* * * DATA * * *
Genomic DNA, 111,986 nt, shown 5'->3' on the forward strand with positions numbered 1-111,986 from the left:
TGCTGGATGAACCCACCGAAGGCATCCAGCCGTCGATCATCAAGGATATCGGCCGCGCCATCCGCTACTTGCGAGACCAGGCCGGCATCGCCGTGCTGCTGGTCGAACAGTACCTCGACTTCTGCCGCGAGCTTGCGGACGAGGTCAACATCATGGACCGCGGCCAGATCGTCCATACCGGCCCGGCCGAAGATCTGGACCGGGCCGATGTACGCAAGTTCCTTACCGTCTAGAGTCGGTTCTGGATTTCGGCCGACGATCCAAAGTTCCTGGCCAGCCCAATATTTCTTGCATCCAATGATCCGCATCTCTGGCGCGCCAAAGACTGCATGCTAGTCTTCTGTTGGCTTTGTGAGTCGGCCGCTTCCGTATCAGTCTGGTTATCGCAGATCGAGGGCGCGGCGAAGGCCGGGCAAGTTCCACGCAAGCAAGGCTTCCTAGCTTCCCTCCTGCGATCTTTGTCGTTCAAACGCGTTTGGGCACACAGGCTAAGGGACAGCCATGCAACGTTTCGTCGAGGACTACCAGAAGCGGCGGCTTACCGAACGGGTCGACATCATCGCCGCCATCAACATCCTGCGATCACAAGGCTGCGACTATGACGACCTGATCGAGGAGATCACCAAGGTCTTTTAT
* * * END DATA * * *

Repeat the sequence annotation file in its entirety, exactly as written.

Genomic DNA, 111,986 nt, shown 5'->3' on the forward strand with positions numbered 1-111,986 from the left:
TGCTGGATGAACCCACCGAAGGCATCCAGCCGTCGATCATCAAGGATATCGGCCGCGCCATCCGCTACTTGCGAGACCAGGCCGGCATCGCCGTGCTGCTGGTCGAACAGTACCTCGACTTCTGCCGCGAGCTTGCGGACGAGGTCAACATCATGGACCGCGGCCAGATCGTCCATACCGGCCCGGCCGAAGATCTGGACCGGGCCGATGTACGCAAGTTCCTTACCGTCTAGAGTCGGTTCTGGATTTCGGCCGACGATCCAAAGTTCCTGGCCAGCCCAATATTTCTTGCATCCAATGATCCGCATCTCTGGCGCGCCAAAGACTGCATGCTAGTCTTCTGTTGGCTTTGTGAGTCGGCCGCTTCCGTATCAGTCTGGTTATCGCAGATCGAGGGCGCGGCGAAGGCCGGGCAAGTTCCACGCAAGCAAGGCTTCCTAGCTTCCCTCCTGCGATCTTTGTCGTTCAAACGCGTTTGGGCACACAGGCTAAGGGACAGCCATGCAACGTTTCGTCGAGGACTACCAGAAGCGGCGGCTTACCGAACGGGTCGACATCATCGCCGCCATCAACATCCTGCGATCACAAGGCTGCGACTATGACGACCTGATCGAGGAGATCACCAAGGTCTTTTAT